8 things you should know about AFib treatment options

Dr. Amr Barakat, cardiac electrophysiologist at Ascension St. Vincent's Cardiology in St. Johns County, Florida answers questions about treating AFib.

We asked Amr Barakat, MD, cardiac electrophysiologist at Ascension St. Vincent's Cardiology in St. Johns County, Florida to help us answer some common questions people have about AFib treatment.

What is AFib?

AFib creates two problems in the heart. The first problem is when an irregular heartbeat causes the blood to stay in the top chamber, where it can potentially develop a clot that can travel to the brain and cause a stroke. The other problem is that sometimes the top and bottom chamber of the heart goes too fast, leading to palpitations, shortness of breath, fatigue and or passing out.

What are the warning signs of AFib?

In many cases, AFib actually doesn’t cause any symptoms. The most common symptom is palpitations that feel like your heart is racing or beating out of rhythm. Some people might feel short of breath or exceptionally tired and fatigued. Others may have chest pain. In severe cases, AFib can cause people to pass out or develop heart failure.

What are the risk factors for AFib?

There are many risk factors for AFib, including obesity, alcohol, smoking, sleep apnea, diabetes, hypertension and heart failure. Eating a healthy diet, getting the recommended amount of physical activity and quitting smoking can reduce your risk of AFib. Talk to your doctor about lifestyle adjustments that can improve your health. 

Is AFib life-threatening?

In most cases, AFib is not immediately life-threatening but it can cause complications in the long-term. If left untreated, AFib can cause stroke or heart failure. If you are having any symptoms or have a family history of heart issues, make an appointment with your doctor or cardiologist for screening. 

What is the most common treatment for AFib?

Most patients who have atrial fibrillation receive medications to slow down their heart rate and blood thinners to prevent them from having a stroke. Treatment of AFib or getting rid of abnormal heart rate involves taking a stronger medication or undergoing a procedure called an ablation. 

Ablations are currently the most effective therapy we have for AFib. The procedure is short, safe and effective.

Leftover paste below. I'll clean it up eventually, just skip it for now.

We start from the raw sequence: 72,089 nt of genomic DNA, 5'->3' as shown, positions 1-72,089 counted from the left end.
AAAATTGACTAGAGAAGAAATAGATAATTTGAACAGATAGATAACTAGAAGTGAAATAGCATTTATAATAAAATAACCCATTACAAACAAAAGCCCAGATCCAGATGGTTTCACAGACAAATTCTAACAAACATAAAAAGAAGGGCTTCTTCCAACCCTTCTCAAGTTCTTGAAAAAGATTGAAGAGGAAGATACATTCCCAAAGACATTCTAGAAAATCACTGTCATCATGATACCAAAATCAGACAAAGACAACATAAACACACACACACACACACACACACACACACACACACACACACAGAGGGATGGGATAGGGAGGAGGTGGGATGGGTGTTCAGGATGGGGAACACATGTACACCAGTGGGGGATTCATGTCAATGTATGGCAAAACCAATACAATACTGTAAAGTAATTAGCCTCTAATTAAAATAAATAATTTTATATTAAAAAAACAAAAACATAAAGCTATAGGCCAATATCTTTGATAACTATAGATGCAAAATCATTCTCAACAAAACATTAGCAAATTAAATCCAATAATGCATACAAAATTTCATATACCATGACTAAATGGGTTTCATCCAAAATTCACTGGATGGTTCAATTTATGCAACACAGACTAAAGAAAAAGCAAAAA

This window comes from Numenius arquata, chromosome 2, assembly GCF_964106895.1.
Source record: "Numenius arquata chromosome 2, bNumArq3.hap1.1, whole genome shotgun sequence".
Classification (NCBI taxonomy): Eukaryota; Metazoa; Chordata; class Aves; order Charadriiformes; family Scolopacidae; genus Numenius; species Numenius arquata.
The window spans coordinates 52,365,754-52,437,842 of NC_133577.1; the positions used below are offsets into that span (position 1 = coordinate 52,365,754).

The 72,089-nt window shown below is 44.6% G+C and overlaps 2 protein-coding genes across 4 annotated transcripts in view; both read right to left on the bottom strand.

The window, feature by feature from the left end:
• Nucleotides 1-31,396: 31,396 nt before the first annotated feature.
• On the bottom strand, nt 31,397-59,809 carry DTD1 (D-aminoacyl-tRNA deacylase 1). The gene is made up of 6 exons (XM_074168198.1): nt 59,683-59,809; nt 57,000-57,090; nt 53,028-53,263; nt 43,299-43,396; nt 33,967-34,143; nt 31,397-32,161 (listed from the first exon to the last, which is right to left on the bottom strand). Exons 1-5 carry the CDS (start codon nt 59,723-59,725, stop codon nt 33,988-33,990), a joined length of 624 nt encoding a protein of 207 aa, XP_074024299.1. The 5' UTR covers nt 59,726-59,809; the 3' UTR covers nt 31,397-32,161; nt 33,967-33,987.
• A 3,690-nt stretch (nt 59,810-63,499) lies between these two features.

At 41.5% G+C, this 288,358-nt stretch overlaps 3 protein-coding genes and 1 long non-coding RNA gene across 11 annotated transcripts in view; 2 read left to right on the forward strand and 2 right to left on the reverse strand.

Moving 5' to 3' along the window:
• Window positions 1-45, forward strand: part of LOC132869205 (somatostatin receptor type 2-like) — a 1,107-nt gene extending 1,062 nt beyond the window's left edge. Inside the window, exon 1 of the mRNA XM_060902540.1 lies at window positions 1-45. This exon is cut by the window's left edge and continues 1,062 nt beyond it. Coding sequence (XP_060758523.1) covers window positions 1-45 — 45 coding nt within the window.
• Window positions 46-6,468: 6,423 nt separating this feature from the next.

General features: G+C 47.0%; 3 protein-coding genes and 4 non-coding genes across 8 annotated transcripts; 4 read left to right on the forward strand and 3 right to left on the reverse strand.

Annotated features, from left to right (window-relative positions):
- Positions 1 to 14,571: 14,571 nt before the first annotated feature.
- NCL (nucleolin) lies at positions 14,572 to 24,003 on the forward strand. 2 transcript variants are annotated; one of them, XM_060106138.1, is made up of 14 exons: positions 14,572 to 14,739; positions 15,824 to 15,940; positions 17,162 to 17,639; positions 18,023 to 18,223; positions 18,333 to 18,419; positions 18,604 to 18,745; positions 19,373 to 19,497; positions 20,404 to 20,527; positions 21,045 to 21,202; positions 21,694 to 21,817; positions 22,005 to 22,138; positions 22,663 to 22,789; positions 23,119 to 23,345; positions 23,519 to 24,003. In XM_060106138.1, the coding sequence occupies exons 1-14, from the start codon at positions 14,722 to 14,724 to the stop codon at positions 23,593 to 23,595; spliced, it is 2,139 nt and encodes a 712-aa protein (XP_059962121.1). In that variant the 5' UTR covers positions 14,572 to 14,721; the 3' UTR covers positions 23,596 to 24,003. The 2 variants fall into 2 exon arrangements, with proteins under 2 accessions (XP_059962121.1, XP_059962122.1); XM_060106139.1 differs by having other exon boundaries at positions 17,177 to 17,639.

What are the two types of ablations? 

A heart ablation for AFib can be done in two different ways, with heat or freezing. The ablation that uses heat is called radiofrequency ablation. Cryoablation uses freezing. Both technologies are available and are shown to have good results in treating AFib. Some patients may be a better candidate for one option over the other. Your doctor will discuss your options with you to create a personalized care plan. Both procedures are offered by doctors at Ascension St. Vincent’s. 


What is recovery like after an ablation? 

If you are scheduled for an ablation, you can expect to go home the same day of the procedure. The procedure takes about an hour or two on average. Typically, patients recover for a few hours after the procedure and they begin feeling better. The recovery is mostly for the groin area where your doctor will access the heart. The heart itself doesn't need any recovery from the procedure.

What to do if you are having symptoms

Heart care can’t wait. When you notice a change in your heartbeat, such as a flutter or quiver in your chest, start a conversation about your new symptoms with a cardiologist at Ascension St. Vincent’s. Cardiologists specialize in atrial fibrillation (AFib), a type of arrhythmia where your heartbeat is irregular, either too fast or too slow. 

Find a doctor who listens

Your heart care is important. To deliver personalized care, your cardiologist at Ascension St. Vincent’s starts by listening to understand you, your health history and your goals. We take the time to answer all your questions — big and small. Remember to tell your doctor how you are feeling at each visit. By getting to know you, we deliver heart care that’s right for you. To find a heart doctor visit ascension.org/JaxHeart.